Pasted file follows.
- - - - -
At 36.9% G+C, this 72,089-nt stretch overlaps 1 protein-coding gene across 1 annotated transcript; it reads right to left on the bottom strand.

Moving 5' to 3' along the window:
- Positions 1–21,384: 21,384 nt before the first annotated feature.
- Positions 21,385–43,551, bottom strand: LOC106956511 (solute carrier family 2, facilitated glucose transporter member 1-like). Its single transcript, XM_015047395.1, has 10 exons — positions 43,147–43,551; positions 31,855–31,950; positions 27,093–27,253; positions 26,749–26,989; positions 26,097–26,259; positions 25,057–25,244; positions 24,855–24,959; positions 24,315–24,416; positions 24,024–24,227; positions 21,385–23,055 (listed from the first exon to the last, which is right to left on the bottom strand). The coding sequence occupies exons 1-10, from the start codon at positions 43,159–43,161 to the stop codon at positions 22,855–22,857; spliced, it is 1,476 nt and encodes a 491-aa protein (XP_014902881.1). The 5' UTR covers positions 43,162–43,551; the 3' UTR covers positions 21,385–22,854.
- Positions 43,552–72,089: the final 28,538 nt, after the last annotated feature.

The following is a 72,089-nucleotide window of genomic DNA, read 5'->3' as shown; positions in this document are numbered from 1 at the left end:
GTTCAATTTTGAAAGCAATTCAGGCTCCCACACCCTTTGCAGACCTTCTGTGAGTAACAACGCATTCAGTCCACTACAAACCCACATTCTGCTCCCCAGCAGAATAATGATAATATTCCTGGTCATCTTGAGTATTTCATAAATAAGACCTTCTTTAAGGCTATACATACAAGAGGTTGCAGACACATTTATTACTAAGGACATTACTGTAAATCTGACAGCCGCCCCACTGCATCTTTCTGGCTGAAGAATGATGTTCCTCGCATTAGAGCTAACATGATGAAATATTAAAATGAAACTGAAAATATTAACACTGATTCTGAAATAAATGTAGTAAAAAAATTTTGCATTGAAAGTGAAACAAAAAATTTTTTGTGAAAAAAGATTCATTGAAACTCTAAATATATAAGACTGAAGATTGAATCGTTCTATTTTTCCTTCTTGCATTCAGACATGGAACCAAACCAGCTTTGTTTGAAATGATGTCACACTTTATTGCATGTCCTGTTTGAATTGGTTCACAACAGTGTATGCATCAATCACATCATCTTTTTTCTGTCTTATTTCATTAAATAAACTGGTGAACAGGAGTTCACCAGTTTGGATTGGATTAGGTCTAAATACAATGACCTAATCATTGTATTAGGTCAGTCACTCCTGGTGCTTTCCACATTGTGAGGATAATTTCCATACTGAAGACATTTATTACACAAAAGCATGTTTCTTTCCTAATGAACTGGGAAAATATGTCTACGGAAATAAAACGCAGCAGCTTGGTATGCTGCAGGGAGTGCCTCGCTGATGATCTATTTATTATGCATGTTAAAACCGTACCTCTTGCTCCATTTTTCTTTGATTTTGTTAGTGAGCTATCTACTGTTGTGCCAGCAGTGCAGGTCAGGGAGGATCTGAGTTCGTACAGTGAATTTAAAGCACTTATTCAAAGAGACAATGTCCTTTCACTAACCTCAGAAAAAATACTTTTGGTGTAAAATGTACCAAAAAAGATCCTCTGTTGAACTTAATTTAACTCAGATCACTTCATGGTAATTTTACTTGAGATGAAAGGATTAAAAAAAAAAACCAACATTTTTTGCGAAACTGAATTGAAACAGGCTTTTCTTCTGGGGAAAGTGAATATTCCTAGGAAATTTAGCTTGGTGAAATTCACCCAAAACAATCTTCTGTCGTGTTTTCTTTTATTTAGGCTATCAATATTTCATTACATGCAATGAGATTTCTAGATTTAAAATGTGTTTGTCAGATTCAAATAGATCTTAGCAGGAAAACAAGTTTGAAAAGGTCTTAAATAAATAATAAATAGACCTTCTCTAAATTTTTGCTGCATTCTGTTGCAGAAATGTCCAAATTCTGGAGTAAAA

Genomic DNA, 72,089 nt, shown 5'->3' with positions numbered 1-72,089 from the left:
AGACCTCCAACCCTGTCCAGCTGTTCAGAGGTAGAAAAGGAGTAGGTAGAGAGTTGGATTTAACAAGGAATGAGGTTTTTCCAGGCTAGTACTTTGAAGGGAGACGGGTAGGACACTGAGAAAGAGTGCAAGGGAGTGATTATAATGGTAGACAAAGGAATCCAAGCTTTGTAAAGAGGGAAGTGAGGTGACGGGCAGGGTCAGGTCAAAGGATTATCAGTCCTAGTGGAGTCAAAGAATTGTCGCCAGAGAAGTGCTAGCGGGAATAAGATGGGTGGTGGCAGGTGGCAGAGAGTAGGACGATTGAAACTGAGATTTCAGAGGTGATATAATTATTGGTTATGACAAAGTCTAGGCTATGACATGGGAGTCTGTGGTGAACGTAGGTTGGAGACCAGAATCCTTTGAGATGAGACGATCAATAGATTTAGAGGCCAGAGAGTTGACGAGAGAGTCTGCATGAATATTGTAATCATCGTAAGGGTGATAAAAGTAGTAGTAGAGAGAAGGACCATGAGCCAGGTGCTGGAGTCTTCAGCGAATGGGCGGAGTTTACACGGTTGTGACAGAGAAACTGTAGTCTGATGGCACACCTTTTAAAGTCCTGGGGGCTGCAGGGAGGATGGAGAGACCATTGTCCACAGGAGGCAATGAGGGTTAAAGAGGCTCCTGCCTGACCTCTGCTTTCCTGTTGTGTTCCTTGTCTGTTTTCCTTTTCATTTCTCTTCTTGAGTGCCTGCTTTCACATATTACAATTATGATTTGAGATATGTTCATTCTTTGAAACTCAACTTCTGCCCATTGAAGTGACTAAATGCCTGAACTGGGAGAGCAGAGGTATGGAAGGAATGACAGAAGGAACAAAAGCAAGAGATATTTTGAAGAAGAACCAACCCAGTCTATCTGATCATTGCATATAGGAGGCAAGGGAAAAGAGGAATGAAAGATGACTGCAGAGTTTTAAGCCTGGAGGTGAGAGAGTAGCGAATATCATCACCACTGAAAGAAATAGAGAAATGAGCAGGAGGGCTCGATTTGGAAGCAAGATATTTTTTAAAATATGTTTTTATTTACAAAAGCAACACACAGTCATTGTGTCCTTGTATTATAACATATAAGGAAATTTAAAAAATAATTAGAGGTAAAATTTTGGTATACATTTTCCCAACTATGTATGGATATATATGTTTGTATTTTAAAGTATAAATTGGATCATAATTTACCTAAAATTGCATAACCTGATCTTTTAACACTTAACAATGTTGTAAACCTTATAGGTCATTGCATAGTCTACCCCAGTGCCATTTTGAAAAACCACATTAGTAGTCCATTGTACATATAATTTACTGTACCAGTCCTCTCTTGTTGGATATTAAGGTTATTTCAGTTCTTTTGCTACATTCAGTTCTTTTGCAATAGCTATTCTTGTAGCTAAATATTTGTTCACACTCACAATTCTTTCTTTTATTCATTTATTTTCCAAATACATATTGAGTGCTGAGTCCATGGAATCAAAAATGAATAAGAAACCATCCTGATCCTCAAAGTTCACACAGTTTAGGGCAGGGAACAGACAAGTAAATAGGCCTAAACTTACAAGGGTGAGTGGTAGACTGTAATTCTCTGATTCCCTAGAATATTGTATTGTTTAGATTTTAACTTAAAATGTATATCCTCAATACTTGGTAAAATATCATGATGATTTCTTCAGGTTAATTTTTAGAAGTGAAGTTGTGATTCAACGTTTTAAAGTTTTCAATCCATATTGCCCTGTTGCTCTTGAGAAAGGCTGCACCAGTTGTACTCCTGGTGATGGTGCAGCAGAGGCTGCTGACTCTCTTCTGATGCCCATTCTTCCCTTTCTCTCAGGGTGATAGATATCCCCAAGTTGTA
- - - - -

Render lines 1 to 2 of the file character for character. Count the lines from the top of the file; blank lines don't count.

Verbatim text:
At 36.9% G+C, this 72,089-nt stretch overlaps 1 protein-coding gene across 1 annotated transcript; it reads right to left on the bottom strand.

Moving 5' to 3' along the window: